More than 1000 squatters and sympathisers joined a national protest in the central city of Utrecht against new legislation to outlaw squatting. The Lower House voted in favour of the bill last week.
Speakers addressed a rally, and the demonstration was accompanied by performances and music. The squatters’ message was that they intend to go on occupying buildings despite the ban. They claim that thousands of people will otherwise be made homeless. The demonstration was largely peaceful, though at one point protestors clashed with police, who used batons to disperse the crowd.
Present Dutch law permits squatting provided the building has been unoccupied for more than a year. Although it is illegal to break into a building in order to squat it, in practice prosecution is only possible if the culprits are caught in the act. Under the new legislation, however, squatters risk a prison sentence of up to a year.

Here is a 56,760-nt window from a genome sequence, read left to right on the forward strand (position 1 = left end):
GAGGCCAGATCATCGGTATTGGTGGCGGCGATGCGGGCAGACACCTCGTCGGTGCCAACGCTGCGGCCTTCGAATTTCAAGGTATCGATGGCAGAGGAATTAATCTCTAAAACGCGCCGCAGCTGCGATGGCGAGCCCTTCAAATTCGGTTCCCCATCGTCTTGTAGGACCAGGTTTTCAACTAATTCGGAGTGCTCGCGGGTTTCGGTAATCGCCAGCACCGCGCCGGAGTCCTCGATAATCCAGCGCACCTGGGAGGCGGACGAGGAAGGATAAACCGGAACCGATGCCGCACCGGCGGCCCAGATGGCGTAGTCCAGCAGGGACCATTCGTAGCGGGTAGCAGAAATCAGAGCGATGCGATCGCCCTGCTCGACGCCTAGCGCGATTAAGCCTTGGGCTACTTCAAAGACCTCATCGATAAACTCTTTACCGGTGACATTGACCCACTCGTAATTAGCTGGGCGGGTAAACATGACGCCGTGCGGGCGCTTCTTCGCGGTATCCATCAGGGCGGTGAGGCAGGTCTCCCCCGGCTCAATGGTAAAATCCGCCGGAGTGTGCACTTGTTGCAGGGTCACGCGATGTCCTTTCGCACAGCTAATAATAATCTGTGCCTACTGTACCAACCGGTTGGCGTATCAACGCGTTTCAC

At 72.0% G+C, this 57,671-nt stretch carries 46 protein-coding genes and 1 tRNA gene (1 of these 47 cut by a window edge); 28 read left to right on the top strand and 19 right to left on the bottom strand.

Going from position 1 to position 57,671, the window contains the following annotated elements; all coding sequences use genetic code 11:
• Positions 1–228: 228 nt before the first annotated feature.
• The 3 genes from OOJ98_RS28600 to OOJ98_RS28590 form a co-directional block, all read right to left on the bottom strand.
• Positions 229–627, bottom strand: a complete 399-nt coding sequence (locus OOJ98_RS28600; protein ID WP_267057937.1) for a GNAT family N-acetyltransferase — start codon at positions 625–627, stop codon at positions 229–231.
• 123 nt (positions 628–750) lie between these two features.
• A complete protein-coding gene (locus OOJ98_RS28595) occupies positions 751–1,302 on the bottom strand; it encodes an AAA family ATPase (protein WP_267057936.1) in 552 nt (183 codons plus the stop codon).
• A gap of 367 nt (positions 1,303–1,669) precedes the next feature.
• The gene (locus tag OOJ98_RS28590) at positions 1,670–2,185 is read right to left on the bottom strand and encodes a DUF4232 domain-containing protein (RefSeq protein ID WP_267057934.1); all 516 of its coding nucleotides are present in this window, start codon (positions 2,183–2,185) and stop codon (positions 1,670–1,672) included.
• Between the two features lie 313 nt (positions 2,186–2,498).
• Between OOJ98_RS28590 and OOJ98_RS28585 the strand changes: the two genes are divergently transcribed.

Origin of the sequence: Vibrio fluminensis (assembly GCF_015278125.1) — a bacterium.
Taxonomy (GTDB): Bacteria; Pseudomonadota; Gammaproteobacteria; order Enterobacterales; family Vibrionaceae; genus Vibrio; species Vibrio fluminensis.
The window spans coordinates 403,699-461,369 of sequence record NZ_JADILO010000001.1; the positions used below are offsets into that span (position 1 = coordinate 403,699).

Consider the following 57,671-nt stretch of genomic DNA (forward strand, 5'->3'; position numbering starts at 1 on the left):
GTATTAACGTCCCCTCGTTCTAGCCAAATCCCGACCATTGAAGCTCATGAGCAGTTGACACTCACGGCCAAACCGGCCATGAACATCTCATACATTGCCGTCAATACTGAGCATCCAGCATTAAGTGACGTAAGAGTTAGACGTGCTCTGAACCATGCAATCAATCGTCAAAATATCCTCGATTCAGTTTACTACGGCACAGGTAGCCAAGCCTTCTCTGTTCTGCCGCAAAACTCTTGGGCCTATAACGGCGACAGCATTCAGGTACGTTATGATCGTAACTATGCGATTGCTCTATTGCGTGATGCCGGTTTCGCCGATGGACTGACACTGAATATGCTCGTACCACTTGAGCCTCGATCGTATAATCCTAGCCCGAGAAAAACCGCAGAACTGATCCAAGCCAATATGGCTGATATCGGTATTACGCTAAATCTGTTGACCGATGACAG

The squatting ban was an initiative by MPs from the senior and junior coalition parties, the Christian Democrats and Christian Union. It was carried with the support of the conservative VVD and far-right Freedom Party. The Freedom Party only agreed to support the bill when it had been amended to raise the maximum prison sentence.
The second-largest party in the ruling coalition, the Labour Party, opposes the legislation, along with the opposition parties on the left. Opponents’ only hope now is that the bill will be rejected by the upper house.